Maclaren Warner
SOLICITORS IN STAPLEFORD, ILKESTON & EASTWOOD
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What are the Grounds for divorce?

To obtain a divorce you must show there are good reasons for ending your marriage and that the marriage has broken down irretrievably. You must prove one of the five following facts. These are the legal grounds for divorce.free consultation

You cannot state ‘irreconcilable differences’ as grounds for divorce.

Your solicitor will help you to decide on the most suitable grounds for your divorce.

1. Adultery

Your husband or wife had sex with someone else of the opposite sex, and you can no longer bear to live with them. Your partner must either admit to the adultery or you must be able to provide enough circumstantial evidence to prove the adultery.

You can’t give adultery as a reason if you lived with your husband or wife for 6 months after you found out about it.

You cannot ask for a divorce on the basis of your own adultery. If this is the case then you either need to state a different grounds for divorce, or your spouse must petition for the divorce on the basis of your adultery.

2. Unreasonable behaviour

Your husband or wife behaved so badly that you can no longer bear to live with them. This is the most commonly used grounds for divorce as it can cover such a wide range of behaviour.
Some examples of this could include:

  • Physical violence
  • Verbal abuse, eg insults or threats
  • Excessive drunkenness
  • Drug-taking
  • Refusing to pay for housekeeping or financial irresponsibility

The courts do not require the allegations to be particularly serious as long as you can show that you cannot be expected to continue living with the behaviour in question. In some cases it can be beneficial to use mild allegations in order to reach agreement with your spouse and move the process forwards quickly, rather than them contesting the allegations.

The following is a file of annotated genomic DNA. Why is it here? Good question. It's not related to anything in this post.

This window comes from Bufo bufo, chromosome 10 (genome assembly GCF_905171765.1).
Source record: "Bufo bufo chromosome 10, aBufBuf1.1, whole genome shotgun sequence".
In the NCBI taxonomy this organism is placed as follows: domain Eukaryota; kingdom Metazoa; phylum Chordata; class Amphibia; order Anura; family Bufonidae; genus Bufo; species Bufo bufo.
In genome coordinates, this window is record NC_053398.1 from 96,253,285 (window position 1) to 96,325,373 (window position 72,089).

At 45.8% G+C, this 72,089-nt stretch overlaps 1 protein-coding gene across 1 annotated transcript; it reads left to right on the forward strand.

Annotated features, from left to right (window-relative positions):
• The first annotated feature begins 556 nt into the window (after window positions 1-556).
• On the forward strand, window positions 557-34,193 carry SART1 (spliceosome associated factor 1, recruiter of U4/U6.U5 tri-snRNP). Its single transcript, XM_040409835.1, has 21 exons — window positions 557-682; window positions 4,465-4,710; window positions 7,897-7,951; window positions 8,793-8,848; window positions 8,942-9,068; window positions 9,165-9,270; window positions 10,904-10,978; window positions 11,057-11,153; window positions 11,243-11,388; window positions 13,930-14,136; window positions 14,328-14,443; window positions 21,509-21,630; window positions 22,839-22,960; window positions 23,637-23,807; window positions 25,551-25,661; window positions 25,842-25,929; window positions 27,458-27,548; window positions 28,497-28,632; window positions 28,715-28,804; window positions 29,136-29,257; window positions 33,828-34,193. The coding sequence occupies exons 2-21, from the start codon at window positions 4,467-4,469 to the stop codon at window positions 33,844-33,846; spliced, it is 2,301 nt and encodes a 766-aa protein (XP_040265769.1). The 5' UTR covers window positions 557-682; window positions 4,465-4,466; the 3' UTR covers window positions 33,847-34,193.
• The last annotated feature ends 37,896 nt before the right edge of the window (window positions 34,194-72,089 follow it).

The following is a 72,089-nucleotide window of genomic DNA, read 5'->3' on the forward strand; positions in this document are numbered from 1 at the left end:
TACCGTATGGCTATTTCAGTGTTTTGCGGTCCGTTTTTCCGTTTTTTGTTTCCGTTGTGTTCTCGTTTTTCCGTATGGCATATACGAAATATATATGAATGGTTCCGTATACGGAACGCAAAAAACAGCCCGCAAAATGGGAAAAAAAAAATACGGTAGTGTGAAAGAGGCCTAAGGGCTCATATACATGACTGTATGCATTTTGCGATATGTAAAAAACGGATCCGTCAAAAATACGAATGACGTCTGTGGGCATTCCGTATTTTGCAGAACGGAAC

3. Desertion

Your husband or wife has left you:

  • without your agreement
  • without a good reason
  • to end your relationship
  • for more than 2 years in the past 2 years

You can still claim desertion if you have lived together for up to a total of 6 months in this period.

4. You have lived apart for more than 2 years with consent for the divorce

You can get a divorce if you’ve lived apart for more than 2 years and both agree to the divorce.

Your husband or wife must agree in writing.

5. You have lived apart for more than 5 years without consent for the divorce

Living apart for more than 5 years is usually enoughcontact us to get a divorce, even if your husband or wife disagrees with the

Some of the above terminology can seem very legalistic. A specialist solicitor will help you to decide on the most suitable grounds for your divorce and guide you through the process.

Please contact us for more information or to arrange a consultation.

Contact Us

Telephone numbers:

Stapleford 0115 939 5252
Ilkeston 0115 930 4994
Eastwood 01773 713 846

Email addresses:
(Click name to email).

Stapleford
Ilkeston
Eastwood